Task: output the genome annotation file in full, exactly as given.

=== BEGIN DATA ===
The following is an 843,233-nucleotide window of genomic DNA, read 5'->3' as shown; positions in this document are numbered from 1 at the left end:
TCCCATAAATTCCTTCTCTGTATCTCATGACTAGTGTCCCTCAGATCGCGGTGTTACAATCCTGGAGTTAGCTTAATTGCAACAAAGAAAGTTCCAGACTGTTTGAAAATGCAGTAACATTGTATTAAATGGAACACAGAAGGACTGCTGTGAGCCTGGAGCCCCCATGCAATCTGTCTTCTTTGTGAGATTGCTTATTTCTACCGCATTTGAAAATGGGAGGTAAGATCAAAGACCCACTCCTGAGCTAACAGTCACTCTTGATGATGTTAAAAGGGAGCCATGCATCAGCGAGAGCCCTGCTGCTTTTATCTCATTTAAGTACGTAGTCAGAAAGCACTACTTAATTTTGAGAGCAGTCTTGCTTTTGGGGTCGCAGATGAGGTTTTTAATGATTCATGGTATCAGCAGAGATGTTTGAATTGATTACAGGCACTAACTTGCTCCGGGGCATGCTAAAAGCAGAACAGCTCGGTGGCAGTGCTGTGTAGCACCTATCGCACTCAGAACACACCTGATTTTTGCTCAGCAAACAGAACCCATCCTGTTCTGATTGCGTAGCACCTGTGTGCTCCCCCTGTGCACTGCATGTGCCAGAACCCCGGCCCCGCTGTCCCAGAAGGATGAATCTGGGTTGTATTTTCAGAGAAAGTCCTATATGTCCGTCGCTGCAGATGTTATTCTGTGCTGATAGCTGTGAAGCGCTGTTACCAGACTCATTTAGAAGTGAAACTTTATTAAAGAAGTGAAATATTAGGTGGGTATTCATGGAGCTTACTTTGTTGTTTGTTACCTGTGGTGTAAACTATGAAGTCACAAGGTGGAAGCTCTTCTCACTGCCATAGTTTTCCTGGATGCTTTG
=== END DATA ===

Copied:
The following is an 843,233-nucleotide window of genomic DNA, read 5'->3' as shown; positions in this document are numbered from 1 at the left end:
TCCCATAAATTCCTTCTCTGTATCTCATGACTAGTGTCCCTCAGATCGCGGTGTTACAATCCTGGAGTTAGCTTAATTGCAACAAAGAAAGTTCCAGACTGTTTGAAAATGCAGTAACATTGTATTAAATGGAACACAGAAGGACTGCTGTGAGCCTGGAGCCCCCATGCAATCTGTCTTCTTTGTGAGATTGCTTATTTCTACCGCATTTGAAAATGGGAGGTAAGATCAAAGACCCACTCCTGAGCTAACAGTCACTCTTGATGATGTTAAAAGGGAGCCATGCATCAGCGAGAGCCCTGCTGCTTTTATCTCATTTAAGTACGTAGTCAGAAAGCACTACTTAATTTTGAGAGCAGTCTTGCTTTTGGGGTCGCAGATGAGGTTTTTAATGATTCATGGTATCAGCAGAGATGTTTGAATTGATTACAGGCACTAACTTGCTCCGGGGCATGCTAAAAGCAGAACAGCTCGGTGGCAGTGCTGTGTAGCACCTATCGCACTCAGAACACACCTGATTTTTGCTCAGCAAACAGAACCCATCCTGTTCTGATTGCGTAGCACCTGTGTGCTCCCCCTGTGCACTGCATGTGCCAGAACCCCGGCCCCGCTGTCCCAGAAGGATGAATCTGGGTTGTATTTTCAGAGAAAGTCCTATATGTCCGTCGCTGCAGATGTTATTCTGTGCTGATAGCTGTGAAGCGCTGTTACCAGACTCATTTAGAAGTGAAACTTTATTAAAGAAGTGAAATATTAGGTGGGTATTCATGGAGCTTACTTTGTTGTTTGTTACCTGTGGTGTAAACTATGAAGTCACAAGGTGGAAGCTCTTCTCACTGCCATAGTTTTCCTGGATGCTTTG